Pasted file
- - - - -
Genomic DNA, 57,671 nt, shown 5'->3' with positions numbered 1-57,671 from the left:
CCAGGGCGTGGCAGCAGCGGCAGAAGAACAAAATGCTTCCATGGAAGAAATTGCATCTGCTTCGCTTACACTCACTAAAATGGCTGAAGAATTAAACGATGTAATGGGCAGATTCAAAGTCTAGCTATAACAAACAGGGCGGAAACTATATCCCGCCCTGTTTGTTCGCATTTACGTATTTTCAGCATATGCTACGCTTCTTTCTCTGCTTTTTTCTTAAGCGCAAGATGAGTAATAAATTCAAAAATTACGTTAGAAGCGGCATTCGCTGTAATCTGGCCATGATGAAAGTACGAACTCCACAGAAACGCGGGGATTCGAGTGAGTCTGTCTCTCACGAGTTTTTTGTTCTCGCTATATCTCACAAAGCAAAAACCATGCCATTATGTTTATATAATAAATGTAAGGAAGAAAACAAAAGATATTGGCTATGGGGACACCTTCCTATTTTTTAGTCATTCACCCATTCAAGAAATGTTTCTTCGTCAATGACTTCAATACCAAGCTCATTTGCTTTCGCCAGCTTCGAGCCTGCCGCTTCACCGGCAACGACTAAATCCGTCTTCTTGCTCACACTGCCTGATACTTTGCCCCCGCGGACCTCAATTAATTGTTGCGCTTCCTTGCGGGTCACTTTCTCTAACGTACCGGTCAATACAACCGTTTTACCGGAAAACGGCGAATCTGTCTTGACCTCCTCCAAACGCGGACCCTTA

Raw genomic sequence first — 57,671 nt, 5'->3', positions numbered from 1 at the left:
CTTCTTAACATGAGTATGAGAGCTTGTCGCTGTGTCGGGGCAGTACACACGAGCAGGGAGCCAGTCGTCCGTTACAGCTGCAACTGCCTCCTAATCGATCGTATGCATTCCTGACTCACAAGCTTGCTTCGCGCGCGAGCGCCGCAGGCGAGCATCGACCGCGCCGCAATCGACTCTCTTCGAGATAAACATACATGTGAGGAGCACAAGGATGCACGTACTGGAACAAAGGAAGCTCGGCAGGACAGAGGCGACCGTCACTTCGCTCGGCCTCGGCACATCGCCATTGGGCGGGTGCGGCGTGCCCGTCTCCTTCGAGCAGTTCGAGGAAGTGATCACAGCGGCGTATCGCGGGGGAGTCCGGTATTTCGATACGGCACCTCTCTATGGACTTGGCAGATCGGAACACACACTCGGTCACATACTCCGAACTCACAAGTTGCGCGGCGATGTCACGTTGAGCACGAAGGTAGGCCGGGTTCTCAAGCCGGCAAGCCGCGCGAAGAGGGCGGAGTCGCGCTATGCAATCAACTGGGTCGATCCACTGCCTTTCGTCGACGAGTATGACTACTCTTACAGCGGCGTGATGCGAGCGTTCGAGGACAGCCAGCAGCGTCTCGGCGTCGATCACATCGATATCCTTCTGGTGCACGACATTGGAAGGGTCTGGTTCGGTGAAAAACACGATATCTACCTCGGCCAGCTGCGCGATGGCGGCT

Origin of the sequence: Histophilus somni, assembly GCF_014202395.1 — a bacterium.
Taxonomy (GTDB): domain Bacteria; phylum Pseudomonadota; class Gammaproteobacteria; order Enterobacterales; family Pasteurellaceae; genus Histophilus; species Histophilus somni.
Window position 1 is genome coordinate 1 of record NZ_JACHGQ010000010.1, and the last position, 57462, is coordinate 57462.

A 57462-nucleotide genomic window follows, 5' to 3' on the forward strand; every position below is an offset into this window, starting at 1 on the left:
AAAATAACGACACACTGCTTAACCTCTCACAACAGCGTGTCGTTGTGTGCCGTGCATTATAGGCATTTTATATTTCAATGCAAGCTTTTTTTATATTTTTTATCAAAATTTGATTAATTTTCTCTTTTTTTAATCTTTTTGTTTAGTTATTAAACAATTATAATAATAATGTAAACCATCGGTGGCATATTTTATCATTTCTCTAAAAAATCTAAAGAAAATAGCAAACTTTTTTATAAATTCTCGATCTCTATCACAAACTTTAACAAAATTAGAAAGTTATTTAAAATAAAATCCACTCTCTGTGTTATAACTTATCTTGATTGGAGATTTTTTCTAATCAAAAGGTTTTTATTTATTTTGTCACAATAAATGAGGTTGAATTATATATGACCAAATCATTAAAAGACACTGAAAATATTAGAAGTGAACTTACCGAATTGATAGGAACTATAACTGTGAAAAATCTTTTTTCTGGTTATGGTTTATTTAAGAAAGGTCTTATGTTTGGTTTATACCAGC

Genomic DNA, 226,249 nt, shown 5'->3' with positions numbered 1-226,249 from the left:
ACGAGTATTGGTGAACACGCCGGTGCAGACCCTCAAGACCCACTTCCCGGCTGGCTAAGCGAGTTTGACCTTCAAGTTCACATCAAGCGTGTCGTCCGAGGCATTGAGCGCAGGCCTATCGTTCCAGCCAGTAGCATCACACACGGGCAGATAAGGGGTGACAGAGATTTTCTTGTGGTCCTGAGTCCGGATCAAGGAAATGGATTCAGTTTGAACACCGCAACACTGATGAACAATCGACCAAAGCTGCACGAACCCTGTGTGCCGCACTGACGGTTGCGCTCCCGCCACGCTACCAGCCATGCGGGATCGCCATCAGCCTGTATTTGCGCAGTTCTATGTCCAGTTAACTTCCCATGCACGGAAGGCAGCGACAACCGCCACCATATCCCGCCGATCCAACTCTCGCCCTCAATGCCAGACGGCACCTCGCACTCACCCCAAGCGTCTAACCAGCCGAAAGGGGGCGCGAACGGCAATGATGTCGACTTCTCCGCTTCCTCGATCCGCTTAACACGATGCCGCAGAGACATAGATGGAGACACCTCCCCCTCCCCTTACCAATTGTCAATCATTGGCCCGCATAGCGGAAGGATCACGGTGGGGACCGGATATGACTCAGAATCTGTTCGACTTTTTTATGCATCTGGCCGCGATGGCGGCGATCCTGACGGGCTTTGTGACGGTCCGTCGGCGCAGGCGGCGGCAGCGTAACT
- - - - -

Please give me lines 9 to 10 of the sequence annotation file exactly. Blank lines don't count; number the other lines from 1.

AAAATAACGACACACTGCTTAACCTCTCACAACAGCGTGTCGTTGTGTGCCGTGCATTATAGGCATTTTATATTTCAATGCAAGCTTTTTTTATATTTTTTATCAAAATTTGATTAATTTTCTCTTTTTTTAATCTTTTTGTTTAGTTATTAAACAATTATAATAATAATGTAAACCATCGGTGGCATATTTTATCATTTCTCTAAAAAATCTAAAGAAAATAGCAAACTTTTTTATAAATTCTCGATCTCTATCACAAACTTTAACAAAATTAGAAAGTTATTTAAAATAAAATCCACTCTCTGTGTTATAACTTATCTTGATTGGAGATTTTTTCTAATCAAAAGGTTTTTATTTATTTTGTCACAATAAATGAGGTTGAATTATATATGACCAAATCATTAAAAGACACTGAAAATATTAGAAGTGAACTTACCGAATTGATAGGAACTATAACTGTGAAAAATCTTTTTTCTGGTTATGGTTTATTTAAGAAAGGTCTTATGTTTGGTTTATACCAGC

Genomic DNA, 226,249 nt, shown 5'->3' with positions numbered 1-226,249 from the left: